December 17, 2007, - 3:36 pm
By Debbie Schlussel
I’ve said it before and it applies eternally: scramble the letters of NANNY STATE, and you get NEAT ‘N’ NASTY.
When I was in school, we had soda machines, ice cream and junk food vending, and cake for people’s birthdays. But I–and most of my classmates–didn’t get fat. I played tennis, ran track (and did cross-country/distance running, too), and went on walks outside with my dad. And I didn’t eat junk food all the time, just ‘cuz there was a machine down the hall at school.
In the good old days–not too long ago–we didn’t have a chubby, McDonald’s-and-Monica addict former President (and future male First Lady) getting on the high horse and convincing companies and our schools to do away with food sources, so that we wouldn’t have to learn how to exercise self-control . . . and exercise, period.
But that’s all changed. Bill Clinton strong-armed soft drink companies to take their machines out of schools. Ditto for candy and ice cream vendors. Now, there are boring fruit and peanut choices all of the time because kids are taught not to use sound judgment and will power any of the time.
The latest casualty is cupcakes in Chicago-area schools, including the hifalutin’ mansion-encrusted suburb of Lake Forest and the upper-middle class Naperville. And no more Chrismas cookies either. They’re using Christmas cookie cutters to cut wheat bread” instead of cookies:
“The kids don’t notice they are not getting to decorate a cookie. They just like to decorate something,” said Pam Salm, a Lake Forest mother who oversees almost two dozen partent volunteers at Cherokee Elementary School.
Uh, kids not noticing their cookies are being taken away and replaced with whole wheat bread? Who are you kidding, lady? They notice. And not only are cupcakes and cookies off-limits, the food Nazis are telling teachers what they can and cannot bring to school for their own lunches and snacks. Talk about statism. This is the first legit issue for a teachers union I’ve heard of in a while:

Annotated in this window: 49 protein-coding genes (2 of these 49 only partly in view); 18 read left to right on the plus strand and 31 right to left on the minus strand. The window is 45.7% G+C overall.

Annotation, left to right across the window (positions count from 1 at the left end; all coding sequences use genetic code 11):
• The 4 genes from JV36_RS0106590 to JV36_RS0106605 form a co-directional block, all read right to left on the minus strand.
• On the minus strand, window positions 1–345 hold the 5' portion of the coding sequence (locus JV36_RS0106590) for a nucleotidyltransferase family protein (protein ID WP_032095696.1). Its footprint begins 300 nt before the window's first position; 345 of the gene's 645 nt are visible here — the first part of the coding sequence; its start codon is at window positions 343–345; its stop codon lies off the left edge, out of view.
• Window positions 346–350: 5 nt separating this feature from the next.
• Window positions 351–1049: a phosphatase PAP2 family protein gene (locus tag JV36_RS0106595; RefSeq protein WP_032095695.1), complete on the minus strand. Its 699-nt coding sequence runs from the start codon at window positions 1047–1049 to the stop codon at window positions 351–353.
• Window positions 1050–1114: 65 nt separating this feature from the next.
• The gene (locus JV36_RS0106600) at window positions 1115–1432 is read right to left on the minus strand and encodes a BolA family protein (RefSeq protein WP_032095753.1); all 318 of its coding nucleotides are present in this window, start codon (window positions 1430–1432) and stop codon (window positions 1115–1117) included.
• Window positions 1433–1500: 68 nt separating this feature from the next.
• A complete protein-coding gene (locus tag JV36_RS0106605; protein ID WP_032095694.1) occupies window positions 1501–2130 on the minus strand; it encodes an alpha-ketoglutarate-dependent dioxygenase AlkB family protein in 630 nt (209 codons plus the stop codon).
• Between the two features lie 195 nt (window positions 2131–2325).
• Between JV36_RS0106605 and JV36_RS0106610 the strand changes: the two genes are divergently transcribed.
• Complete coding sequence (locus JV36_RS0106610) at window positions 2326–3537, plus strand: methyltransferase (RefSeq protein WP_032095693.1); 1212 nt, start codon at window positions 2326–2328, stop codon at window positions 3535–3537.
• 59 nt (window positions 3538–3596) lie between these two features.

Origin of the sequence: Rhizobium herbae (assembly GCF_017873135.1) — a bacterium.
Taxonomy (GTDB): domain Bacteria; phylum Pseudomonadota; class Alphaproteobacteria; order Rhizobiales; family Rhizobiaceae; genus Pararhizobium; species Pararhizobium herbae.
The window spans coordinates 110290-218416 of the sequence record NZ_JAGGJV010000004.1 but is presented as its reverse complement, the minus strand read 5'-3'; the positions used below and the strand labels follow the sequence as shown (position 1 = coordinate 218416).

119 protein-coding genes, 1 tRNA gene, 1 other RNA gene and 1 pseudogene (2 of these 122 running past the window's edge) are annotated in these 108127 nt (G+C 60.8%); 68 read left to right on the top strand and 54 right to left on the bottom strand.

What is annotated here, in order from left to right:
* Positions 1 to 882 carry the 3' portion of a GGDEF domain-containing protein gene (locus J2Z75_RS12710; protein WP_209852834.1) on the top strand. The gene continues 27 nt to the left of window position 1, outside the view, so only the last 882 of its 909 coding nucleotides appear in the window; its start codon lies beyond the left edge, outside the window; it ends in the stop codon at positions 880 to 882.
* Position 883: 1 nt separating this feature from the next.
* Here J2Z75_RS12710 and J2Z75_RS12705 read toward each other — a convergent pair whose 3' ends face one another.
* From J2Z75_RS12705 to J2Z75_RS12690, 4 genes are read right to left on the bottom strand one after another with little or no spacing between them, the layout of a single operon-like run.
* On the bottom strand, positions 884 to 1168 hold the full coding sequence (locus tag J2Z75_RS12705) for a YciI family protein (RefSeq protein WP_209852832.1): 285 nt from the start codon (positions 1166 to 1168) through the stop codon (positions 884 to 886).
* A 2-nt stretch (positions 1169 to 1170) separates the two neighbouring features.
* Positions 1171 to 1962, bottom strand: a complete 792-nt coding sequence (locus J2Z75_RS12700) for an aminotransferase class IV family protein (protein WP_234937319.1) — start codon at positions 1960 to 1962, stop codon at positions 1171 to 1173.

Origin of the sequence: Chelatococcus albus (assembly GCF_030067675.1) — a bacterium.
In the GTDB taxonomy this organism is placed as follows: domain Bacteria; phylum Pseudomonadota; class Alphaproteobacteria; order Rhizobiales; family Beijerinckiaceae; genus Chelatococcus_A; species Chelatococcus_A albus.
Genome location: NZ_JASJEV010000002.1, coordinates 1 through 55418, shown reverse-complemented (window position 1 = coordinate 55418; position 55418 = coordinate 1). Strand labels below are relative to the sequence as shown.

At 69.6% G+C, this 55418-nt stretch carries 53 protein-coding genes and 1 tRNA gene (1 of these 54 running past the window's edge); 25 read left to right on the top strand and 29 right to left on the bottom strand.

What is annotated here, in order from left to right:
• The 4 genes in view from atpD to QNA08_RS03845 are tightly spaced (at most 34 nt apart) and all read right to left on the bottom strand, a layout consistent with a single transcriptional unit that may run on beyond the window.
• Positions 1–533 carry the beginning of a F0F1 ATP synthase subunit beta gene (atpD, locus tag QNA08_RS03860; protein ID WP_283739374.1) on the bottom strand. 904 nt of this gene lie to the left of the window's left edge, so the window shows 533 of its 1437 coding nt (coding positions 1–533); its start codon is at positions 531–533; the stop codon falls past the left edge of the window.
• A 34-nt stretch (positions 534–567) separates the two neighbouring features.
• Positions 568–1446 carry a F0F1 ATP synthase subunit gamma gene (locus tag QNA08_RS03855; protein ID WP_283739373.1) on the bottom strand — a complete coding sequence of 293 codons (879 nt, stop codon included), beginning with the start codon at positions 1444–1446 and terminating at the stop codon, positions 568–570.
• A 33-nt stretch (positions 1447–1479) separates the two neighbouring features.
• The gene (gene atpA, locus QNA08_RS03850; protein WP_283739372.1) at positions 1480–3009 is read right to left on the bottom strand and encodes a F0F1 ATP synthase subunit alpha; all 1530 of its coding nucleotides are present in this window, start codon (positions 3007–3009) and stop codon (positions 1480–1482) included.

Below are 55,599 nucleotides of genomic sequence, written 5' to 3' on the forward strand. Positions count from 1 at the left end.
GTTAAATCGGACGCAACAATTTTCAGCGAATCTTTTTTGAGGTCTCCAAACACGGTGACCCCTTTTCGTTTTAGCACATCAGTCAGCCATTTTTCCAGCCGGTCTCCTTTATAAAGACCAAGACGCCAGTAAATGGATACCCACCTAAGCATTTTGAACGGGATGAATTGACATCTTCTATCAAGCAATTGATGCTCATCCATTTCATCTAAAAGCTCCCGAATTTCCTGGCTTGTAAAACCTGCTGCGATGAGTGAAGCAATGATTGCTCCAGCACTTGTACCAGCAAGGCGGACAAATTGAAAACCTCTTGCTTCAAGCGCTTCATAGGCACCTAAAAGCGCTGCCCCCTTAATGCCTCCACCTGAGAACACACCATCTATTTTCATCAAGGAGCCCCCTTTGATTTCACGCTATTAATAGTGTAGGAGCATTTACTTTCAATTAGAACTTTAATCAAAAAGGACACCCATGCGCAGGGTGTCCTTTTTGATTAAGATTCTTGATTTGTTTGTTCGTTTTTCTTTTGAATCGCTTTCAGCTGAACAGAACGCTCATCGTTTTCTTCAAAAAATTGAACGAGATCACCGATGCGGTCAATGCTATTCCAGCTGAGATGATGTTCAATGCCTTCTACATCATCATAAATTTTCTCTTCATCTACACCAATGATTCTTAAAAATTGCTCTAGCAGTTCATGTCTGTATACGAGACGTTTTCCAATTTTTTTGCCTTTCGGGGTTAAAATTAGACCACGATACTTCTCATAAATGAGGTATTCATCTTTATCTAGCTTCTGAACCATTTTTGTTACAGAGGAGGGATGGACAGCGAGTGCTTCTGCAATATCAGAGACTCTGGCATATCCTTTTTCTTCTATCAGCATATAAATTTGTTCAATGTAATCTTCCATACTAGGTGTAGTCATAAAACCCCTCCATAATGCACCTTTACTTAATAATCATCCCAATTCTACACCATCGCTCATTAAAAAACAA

The once ubiquitous cupcake, iced to perfection and colorfully sprinkled, may be slowly fading from the school landscape.
As elementary classrooms prepare for holiday parties this week, some schools plan to ban the treat in the steady push to improve nutrition with in schools statewide.
What began with strict dietary guidelines for cafeteria food and a soda pop-ban in grade school vending machines increasingly extends to the last beachhead for sugar-laden food in schools: classroom parties and holiday treats.
Across the Chicago region, districts from Naperville to Gurnee are clamping down on the types of food that parents can bring for class snacks and parties, requesting veggie trays or bread sticks with marinara sauce in lieu of sweets, and water rather than juice boxes. . . .
School districts nationwide fashioned wellness policies last year after a federal law required schools to develop a kindergarten-to-high school plan for nutrition and physical education. Confronted with rising rates of child obesity and a surge of youth allergies, many local schools seized the moment to take a firm stand against junk food served anywhere and any time in the building — including fare offered by parents for classroom parties, bake sales and club meetings.
But changes to cafeteria food and vending machines did not affect parents as this round of changes will. In some schools, this holiday season could test the new nutritious bounds.
Pam Salm’s phone started ringing just after Thanksgiving.